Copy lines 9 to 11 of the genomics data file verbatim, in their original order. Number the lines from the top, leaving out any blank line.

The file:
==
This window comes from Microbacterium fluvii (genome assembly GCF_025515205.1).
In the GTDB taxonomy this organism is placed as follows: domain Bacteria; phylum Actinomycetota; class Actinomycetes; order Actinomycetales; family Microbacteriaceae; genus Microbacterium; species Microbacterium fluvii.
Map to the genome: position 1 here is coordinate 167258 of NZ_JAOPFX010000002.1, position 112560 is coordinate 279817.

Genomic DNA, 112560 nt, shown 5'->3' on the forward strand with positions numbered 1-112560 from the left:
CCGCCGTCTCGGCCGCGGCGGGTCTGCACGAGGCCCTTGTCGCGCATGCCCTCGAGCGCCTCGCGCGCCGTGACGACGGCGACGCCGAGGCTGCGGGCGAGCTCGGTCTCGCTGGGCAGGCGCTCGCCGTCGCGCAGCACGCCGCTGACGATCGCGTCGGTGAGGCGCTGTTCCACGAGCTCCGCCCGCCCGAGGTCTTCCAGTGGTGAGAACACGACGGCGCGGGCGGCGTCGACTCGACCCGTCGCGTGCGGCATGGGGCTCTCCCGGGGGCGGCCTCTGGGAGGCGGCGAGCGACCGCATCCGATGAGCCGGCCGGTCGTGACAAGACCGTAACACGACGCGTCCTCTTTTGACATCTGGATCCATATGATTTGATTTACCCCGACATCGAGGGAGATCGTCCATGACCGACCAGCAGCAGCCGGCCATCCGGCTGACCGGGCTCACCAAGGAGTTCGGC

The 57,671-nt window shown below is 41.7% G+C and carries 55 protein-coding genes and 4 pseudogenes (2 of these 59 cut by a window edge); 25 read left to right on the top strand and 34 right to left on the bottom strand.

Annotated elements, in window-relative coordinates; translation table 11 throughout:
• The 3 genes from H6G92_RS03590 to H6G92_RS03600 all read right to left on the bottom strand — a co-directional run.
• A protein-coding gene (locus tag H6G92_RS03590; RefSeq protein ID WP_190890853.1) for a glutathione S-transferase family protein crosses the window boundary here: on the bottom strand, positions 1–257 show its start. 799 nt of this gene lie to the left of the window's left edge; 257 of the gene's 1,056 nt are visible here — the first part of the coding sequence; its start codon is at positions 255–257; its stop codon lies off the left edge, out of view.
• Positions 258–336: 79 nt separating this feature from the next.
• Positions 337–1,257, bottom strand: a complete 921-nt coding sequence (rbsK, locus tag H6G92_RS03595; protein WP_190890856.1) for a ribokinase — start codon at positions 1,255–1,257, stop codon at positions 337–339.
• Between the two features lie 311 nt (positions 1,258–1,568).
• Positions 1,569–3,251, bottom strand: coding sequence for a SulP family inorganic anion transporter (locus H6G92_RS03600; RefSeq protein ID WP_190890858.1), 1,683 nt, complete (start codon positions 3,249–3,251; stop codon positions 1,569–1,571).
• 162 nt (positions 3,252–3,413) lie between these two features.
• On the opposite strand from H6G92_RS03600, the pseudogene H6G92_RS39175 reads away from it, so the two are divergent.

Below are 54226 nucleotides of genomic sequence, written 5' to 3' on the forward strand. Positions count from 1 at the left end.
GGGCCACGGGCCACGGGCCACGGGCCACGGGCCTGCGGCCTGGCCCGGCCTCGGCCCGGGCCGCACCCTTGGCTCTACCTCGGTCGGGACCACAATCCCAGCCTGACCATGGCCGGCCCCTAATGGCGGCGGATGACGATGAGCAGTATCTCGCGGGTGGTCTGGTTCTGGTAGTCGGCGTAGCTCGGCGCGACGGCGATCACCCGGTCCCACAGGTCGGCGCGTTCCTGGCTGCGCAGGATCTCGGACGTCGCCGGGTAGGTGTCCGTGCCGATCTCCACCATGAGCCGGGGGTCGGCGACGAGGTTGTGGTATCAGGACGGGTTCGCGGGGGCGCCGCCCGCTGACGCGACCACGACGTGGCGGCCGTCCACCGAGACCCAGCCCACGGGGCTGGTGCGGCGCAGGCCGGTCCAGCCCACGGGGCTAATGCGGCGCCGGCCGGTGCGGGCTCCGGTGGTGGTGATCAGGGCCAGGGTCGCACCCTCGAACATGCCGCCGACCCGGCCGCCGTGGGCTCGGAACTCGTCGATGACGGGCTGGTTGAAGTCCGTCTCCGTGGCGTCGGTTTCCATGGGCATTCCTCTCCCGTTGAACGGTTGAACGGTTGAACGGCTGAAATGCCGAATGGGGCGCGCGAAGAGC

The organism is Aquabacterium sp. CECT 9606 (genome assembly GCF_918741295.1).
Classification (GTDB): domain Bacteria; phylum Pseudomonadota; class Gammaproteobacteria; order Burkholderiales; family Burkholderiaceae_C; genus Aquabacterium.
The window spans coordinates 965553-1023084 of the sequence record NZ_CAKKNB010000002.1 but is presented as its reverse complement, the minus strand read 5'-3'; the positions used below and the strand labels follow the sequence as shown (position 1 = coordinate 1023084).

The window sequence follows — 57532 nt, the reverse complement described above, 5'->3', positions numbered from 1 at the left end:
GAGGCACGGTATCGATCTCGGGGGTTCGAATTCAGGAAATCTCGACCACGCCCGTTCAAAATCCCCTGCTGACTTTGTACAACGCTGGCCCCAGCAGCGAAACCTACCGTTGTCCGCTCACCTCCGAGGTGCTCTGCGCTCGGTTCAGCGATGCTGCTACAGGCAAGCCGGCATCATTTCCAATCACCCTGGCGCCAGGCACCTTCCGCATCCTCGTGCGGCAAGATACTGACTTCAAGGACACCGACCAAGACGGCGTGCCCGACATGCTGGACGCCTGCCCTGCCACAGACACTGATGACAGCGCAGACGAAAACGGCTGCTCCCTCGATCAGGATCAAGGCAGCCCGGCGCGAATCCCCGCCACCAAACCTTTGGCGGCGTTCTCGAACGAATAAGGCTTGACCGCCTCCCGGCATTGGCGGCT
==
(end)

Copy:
• A protein-coding gene (locus tag H6G92_RS03590; RefSeq protein ID WP_190890853.1) for a glutathione S-transferase family protein crosses the window boundary here: on the bottom strand, positions 1–257 show its start. 799 nt of this gene lie to the left of the window's left edge; 257 of the gene's 1,056 nt are visible here — the first part of the coding sequence; its start codon is at positions 255–257; its stop codon lies off the left edge, out of view.
• Positions 258–336: 79 nt separating this feature from the next.
• Positions 337–1,257, bottom strand: a complete 921-nt coding sequence (rbsK, locus tag H6G92_RS03595; protein WP_190890856.1) for a ribokinase — start codon at positions 1,255–1,257, stop codon at positions 337–339.